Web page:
This week's TWD challenge is from Amanda, of Slow Like Honey, who selected Bill's Big Carrot Cake, pages 254-255. Of course, I wondered who Bill is, and it turns out that he's Dorie Greenspan's late jeweler friend, Bill Bartholomew, who enjoyed her carrot cake which she makes using her 30 year old recipe. Talk about tried and true! He must have enjoyed his carrot cake hearty! And now that I've tried Dorie's recipe, I think I prefer my carrot cake hearty, as well. This cake has it all. Texture, crumb, flavor, and that irresistable, cream-cheese frosting.
I prepared her carrot cake batter with crushed walnuts made super-fine by way of a mortar and pestle, and added shredded coconut. Instead of a big party cake, I made cupcakes. I omitted raisins because David has strong feelings about raisins; he can't stand them and will stomp his feet and throw a tantrum if he finds one sneaked into a baked item. Well, he doesn't really have a tantrum. I'm just having some good old fashioned fun at my husband's expense. It's OK, he stopped reading Smell The Basil, anyhow, so he'll never find out about me exposing his secret disdain of the harmless raisin. Anyhow, my point is that this cake takes well to subsitutions and additions. Dorie Greenspan mentions that dried cranberries are a current favorite addition to this cake. I'll try that next time.
Please check Smell The Basil tomorrow, because my blogging partner, Erin, will post about her take on Bill's Big Carrot Cake. Thanks!
My cupcakes sank a little during the baking process, which could be due to the heavy batter, but this cosmetic flaw was easily repaired with an extra dab of frosting. Please check out the other TWD bakers to see their creations! Also, thank you to Amanda, for selecting a great recipe!
Bill's Big Carrot Cake
Baking: From My Home to Yours by Dorie Greenspan
Yields 10 servings
For the cake:
2 cups all purpose flour
2 teaspoons baking powder
2 teaspoons baking soda
2 teaspoons ground cinnamon
¾ teaspoon salt
3 cups grated carrots (about 9 carrots, you can grate them in food processor fitted w/ a shredding a blade or use a box grater)
1 cup coarsely chopped walnuts or pecans
1 cup shredded coconut (sweetened or unsweetened)
½ cup moist, plump raisins (dark or golden) or dried cranberries
2 cups sugar
1 cup canola oil
4 large eggs
For the frosting:
8 ounces cream cheese, room temperature
1 stick ( 8 tablespoons) unsalted butter, at room temperature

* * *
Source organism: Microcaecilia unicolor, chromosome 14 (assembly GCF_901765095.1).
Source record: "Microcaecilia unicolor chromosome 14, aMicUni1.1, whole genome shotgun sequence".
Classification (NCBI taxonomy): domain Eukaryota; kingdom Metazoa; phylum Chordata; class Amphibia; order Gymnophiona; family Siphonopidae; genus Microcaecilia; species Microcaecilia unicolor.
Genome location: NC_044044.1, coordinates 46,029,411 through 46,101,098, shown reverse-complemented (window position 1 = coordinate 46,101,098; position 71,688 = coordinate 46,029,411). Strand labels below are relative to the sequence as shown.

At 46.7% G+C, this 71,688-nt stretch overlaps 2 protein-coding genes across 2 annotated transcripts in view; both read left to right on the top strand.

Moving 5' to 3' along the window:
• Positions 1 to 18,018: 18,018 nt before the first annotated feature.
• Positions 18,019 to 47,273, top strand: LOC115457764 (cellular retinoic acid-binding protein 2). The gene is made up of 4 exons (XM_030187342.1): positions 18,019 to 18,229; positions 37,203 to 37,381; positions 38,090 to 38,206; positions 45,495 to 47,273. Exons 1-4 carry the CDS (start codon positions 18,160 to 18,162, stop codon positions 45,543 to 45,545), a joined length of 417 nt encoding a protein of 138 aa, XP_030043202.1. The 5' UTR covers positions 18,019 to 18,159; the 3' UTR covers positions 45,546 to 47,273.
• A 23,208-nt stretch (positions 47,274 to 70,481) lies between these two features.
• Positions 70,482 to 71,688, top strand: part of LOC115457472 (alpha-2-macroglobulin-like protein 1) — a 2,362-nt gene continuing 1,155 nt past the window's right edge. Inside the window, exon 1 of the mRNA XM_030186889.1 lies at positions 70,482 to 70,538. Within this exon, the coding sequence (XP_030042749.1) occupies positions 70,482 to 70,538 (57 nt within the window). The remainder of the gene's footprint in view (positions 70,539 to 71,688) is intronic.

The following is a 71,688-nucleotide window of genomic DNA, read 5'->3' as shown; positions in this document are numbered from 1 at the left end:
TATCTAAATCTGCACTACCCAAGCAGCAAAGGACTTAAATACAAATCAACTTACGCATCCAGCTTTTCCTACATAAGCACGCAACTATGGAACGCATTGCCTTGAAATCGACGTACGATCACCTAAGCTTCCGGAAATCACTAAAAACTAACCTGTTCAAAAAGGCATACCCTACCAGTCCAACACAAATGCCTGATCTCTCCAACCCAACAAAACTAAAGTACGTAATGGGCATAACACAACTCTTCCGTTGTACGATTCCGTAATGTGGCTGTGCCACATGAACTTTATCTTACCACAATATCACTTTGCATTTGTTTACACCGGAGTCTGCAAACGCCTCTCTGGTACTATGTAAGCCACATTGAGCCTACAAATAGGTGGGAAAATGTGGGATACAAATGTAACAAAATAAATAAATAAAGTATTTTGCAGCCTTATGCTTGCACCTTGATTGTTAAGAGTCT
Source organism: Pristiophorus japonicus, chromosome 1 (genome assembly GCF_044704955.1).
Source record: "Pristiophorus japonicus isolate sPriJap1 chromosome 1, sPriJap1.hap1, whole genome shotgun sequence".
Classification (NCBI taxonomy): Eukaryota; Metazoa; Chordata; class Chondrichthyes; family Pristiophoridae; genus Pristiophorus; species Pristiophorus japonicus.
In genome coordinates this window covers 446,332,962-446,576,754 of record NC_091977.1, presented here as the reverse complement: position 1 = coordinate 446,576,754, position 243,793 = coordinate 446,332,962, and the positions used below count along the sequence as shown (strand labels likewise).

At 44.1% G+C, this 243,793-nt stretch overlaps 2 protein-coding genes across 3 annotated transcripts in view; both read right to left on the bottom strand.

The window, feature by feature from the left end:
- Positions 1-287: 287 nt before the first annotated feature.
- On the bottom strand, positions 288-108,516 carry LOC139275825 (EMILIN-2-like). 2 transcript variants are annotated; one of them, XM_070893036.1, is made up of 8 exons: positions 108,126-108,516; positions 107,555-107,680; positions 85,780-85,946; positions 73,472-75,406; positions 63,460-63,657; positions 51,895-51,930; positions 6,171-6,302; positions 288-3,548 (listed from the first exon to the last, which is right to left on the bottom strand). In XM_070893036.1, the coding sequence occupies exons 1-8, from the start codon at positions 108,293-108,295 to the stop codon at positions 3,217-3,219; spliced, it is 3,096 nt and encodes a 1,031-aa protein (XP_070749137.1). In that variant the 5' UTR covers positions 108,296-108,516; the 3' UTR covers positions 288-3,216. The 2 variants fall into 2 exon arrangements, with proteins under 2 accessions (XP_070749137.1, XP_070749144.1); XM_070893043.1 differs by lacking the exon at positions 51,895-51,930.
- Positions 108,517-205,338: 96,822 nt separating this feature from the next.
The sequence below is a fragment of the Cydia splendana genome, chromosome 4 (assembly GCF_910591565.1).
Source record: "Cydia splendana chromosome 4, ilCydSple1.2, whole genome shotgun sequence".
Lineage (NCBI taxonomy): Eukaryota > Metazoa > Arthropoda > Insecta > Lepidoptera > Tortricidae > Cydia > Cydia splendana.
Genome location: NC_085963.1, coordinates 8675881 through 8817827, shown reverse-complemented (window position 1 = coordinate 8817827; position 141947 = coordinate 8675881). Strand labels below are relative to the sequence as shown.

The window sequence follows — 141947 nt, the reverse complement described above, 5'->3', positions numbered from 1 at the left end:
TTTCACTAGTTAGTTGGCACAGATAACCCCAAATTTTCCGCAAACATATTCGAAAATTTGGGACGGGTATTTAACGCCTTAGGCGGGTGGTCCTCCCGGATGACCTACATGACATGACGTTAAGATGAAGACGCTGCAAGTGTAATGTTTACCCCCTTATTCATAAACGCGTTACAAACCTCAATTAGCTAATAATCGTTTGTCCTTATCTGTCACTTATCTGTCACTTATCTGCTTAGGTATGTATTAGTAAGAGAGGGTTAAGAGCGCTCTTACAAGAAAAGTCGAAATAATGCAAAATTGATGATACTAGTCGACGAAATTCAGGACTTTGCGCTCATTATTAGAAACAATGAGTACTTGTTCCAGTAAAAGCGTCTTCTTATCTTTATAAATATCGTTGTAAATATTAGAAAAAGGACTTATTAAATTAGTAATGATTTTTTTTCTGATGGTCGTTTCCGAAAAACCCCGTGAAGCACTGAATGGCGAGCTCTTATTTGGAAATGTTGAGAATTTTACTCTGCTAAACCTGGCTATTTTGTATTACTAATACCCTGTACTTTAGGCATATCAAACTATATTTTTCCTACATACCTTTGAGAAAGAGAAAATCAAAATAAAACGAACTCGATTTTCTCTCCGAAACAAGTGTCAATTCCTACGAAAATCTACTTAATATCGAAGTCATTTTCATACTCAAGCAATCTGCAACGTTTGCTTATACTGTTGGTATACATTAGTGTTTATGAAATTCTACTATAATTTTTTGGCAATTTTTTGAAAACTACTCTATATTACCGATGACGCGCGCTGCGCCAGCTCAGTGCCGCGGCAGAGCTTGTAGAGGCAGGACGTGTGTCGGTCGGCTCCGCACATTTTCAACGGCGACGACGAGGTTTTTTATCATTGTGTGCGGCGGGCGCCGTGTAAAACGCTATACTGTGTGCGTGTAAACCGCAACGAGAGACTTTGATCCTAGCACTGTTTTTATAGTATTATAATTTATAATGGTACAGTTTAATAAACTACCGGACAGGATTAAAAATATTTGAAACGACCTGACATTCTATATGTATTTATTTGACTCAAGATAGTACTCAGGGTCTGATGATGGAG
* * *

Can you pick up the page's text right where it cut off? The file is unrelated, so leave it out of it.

1 pound or 3 and ¾ cups confectioners' sugar, sifted
1 tablespoon fresh lemon juice or ½ teaspoon pure lemon extract
½ cup shredded coconut (optional)
Finely chopped toasted nuts and/or toasted shredded coconut (optional)
Position the racks to divide the oven into thirds and preheat the oven to 325 degrees Fahrenheit. Butter three 9-x-2-inch round cake pans, flour the insides, and tap out the excess. Put the two pans on one baking sheet and one on another.
To make the cake:
Whisk the flour, baking powder, baking soda, cinnamon and salt. In another bowl, stir together the carrots, chopped nuts, coconut, and raisins.
Working with a stand mixer, preferably fitted with a paddle attachment, or with a hand mixer in a large bowl, beat the sugar and oil together on a medium speed until smooth. Add the eggs one by one and continue to beat until the batter is even smoother. Reduce the speed to low and add the flour mixture, mixing only until the dry ingredients disappear. Gently mix the chunky ingredients. Divide the batter among the baking pans.
Bake for 40-50 minutes, rotating the pans from top to bottom and front to back at the midway point, until a thin knife inserted into the centers comes out clean. The cakes will have just started to come away from the sides of the pans. Transfer the cakes to cooling racks and cool for about 5 minutes, then run a knife around the sides of the cakes and unmold them. Invert and cool to room temperature right side up.
The cakes can be wrapped airtight and kept at room temperature overnight or frozen for up to 2 months.
To make the frosting:
Working with a stand mixer, preferably fitted with a paddle attachment or with a hand mixer in a large bowl, beat the cream cheese and butter together until smooth and creamy. Gradually add the sugar and continue to beat until the frosting is velvety smooth. Beat in the lemon juice or extract.
If you'd like coconut in the filling, scoop about half of the frosting and stir the coconut into this position.
To assemble the cake:
Put one layer top side up on a cardboard cake round or a cake plate protected by strips of wax or parchment paper. If you added the coconut to the frosting, use half of the coconut frosting to generously cover the first layer (or generously cover with plain frosting). Use an offset spatula or a spoon to smooth the frosting all the way to the edges of the layer. Top with the second layer, this time placing the cake stop side down, and frost with the remainder of the coconut frosting or plain frosting. Top with the last layer, right side up, and frost the top- and the sides- of the cake. Finish the top with swirls of frosting. If you want to top the cake with toasted nuts or coconut, sprinkle them on now while the frosting is soft.
Refrigerate the cake for 30 minutes, just to set the frosting before serving.
This cake can be served as soon as the frosting is set. It can also wait, at room temperature and covered with a cake keeper overnight. The cake is best served in thick slices at room temperature and while it's good plain, it's even better with vanilla ice cream or some lemon curd.
The cake will keep at room temperature for 2 to 3 days. It can also be frozen. Freeze it uncovered, then when it's firm, wrap airtight and freeze for up to 2 months. Defrost, still wrapped, overnight in the refrigerator.